12 Most Stupidly Simple Ways to Improve Your Writing
So many people see writing as a fearsome, loathed task — sort of like a root canal without freezing.
I don’t attribute this attitude to a lack of writing talent in our society. Instead, I think it stems from an inadequate school system. Did you ever have a teacher address the writing process with you? I thought not.
So, here are 12 incredibly easy ways to improve your writing.
1. Spend more time thinking before you write
It’s idiotic for us to sit in front of our screens and stare at them until beads of blood form on our foreheads. This is no way to write!
Instead, step away from your desk. Go for a walk or a bike ride. Go to a coffee shop. Give your mind the time and space to think about what you want to say before you try saying it.
2. Make yourself a mind map
Mind mapping is a magic bullet for many writers. It’s not about organizing; it’s about inspiring yourself. Mind mapping, which is far superior to outlining, gives you access to the deepest, most creative part of your brain. Learn how to do it. (It’s easy!)
3. Start small
How do you eat an elephant? One bite at a time! Writing is like that too.
Don’t scare yourself with the size of your project. Instead, start with a teeny tiny bites. The Japanese call this the “kaizen technique.” Use a timer to challenge yourself to write for only five minutes. Then congratulate yourself for defeating the blank page.
4. Write five days per week
If we do something infrequently, we’re likely to become a bit scared by it. Instead of writing infrequently, in marathon-length sessions, produce a little bit every working day. Make writing like brushing your teeth — something you do automatically, without thinking about it.
5. Stop editing while you write
Editing while you write is such a seductive habit! But it makes about as much sense as washing the dishes while you’re still eating dinner. Always write a rough draft first; edit later. If you have difficulty doing this, hang a dish towel over your monitor so you can’t even see your words. Seriously!
6. Write shorter sentences
Today’s readers prefer sentences that are an average of somewhere between 14 and 18 words. The good news for you? It’s easier to write shorter sentences than longer ones. As well, when the sentences have fewer clauses, you’re less likely to wrestle with sticky grammatical problems.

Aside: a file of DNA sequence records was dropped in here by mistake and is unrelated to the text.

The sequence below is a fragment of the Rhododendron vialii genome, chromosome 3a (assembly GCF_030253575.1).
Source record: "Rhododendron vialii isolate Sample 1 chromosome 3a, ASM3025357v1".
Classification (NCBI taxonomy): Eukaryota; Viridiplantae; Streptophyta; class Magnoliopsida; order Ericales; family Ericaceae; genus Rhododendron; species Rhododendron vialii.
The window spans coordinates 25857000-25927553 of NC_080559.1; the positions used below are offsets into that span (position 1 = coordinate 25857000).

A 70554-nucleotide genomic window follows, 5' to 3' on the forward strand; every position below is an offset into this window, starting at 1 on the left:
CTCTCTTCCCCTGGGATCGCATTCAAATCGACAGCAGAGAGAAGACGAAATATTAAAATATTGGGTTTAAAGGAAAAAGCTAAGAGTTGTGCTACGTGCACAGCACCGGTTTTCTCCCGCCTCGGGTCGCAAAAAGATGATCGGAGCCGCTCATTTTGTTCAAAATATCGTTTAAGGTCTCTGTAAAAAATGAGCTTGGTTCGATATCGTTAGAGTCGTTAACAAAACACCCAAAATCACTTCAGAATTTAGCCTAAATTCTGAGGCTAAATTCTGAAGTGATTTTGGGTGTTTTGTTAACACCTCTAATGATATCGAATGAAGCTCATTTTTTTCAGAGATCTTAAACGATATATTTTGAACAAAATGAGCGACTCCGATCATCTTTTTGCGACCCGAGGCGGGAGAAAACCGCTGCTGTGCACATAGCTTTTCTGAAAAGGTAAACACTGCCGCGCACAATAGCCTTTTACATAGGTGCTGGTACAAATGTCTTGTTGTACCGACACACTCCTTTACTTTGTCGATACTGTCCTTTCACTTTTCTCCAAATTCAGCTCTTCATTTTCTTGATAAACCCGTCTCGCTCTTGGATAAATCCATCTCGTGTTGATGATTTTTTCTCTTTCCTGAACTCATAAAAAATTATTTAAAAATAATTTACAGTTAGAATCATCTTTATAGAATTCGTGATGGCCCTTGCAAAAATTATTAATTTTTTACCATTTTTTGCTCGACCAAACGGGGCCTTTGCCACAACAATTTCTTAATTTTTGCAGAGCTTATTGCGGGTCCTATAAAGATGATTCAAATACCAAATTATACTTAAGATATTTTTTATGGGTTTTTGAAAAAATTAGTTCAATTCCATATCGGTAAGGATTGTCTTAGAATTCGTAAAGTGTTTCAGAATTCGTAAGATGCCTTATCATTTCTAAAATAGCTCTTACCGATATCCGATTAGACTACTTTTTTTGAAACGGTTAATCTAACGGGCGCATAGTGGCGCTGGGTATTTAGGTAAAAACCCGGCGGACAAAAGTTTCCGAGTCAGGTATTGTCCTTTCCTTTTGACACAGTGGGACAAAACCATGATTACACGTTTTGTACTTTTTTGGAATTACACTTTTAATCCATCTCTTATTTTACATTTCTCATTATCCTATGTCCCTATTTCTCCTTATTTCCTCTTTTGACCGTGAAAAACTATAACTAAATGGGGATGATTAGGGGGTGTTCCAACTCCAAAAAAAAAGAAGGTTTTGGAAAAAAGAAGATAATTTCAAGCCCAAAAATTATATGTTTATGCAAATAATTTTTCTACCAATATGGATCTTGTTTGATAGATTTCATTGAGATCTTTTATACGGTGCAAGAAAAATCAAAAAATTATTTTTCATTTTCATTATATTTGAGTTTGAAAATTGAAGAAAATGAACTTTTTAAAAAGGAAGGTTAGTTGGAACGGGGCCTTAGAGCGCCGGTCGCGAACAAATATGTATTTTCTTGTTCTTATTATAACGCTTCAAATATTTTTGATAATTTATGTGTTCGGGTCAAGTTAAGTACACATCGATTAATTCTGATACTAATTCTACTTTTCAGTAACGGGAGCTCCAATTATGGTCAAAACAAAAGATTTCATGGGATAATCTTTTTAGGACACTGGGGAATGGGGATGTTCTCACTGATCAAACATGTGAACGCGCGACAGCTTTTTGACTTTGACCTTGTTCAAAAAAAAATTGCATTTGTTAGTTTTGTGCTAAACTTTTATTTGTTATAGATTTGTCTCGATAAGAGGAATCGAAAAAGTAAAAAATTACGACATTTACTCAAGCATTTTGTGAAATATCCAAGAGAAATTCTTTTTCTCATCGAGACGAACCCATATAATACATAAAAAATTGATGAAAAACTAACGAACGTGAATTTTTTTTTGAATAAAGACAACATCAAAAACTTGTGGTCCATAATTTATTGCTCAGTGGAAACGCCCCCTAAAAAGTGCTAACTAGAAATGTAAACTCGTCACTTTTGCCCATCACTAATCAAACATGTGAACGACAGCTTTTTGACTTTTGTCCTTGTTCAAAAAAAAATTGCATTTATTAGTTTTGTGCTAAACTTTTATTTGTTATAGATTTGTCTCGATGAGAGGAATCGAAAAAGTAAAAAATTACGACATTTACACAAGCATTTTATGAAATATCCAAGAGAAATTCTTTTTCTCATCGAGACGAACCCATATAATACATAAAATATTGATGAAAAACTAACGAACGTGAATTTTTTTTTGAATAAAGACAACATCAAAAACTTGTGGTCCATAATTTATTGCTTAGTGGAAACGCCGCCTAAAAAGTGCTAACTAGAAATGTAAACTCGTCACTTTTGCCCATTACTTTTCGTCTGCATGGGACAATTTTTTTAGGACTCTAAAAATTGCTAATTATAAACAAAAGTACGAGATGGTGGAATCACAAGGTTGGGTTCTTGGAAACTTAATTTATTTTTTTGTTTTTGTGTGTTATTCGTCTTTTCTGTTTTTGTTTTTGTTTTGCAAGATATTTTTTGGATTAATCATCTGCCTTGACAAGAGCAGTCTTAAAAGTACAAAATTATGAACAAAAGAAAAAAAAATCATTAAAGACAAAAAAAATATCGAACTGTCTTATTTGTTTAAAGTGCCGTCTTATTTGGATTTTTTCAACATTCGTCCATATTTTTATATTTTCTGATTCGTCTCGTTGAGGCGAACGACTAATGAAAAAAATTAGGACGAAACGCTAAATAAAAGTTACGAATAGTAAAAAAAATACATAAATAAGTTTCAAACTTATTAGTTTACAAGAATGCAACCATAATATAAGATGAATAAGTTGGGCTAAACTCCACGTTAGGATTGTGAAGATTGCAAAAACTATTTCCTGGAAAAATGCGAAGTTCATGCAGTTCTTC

7. Copy others
Take a published work — written by an author you respect and admire — and copy part of it word for word. Don’t pass it off as your own work; this isn’t about plagiarizing. The purpose is to help you absorb the voice of another, more experienced writer. You don’t have to do it in your own handwriting, although some will argue that you’ll feel a deeper connection with the writer if you do. Me? I use my computer.
8. Schedule “incubation” time
Before you can edit your own writing you need a break from it. Have you planned time for this? Without scheduling, it will never happen! Be sure to allow your writing one full day to sit alone, undisturbed, on your hard drive. Once you’ve had this break, you’ll be in far better shape to edit.
9. Take advantage of readability stats
Whenever I’m ready to edit a piece I’ve written, the first thing I do is run it through readability statistics. This handy tool is available (at no charge) in all versions of Word — consult your Help menu to learn how to activate it, or use this online version. I always try to write at a grade 7 to 9 level. (This column is at grade 7.42 on the Coleman-Liau index.)
10. Read your writing aloud
Reading your own writing — aloud — at least once, is essential. It not only allows you to hear and improve the rhythm of your writing, it also ensures that you’re reading slowly enough to perform a meaningful edit. When we’ve written something, we know what we intended to say. It takes a slow, careful read to ensure our execution matches our intent.
11. Edit more than once
You’ll do a better job of self-editing if you go through your piece many times, looking for something different at each pass. Try one edit to eliminate clichés. Another to wipe our jargon. A third to check for rhythm. It’s easier — and more effective — to concentrate on one task at a time.
12. Read more good writing
Writers I coach are often surprised when I ask them what they’re reading. This isn’t just friendly chitchat. I want to ensure that they’re reading excellent writing — of the sort they’d be proud to produce themselves. This is important because we all unconsciously emulate the style of the writers we read. Read bad writing and you will write badly. Read top-notch work and your own writing will inevitably improve.
How can you make your writing better? Any other tips for us?
Featured image courtesy of Cynthia Ahrens licensed via Creative Commons.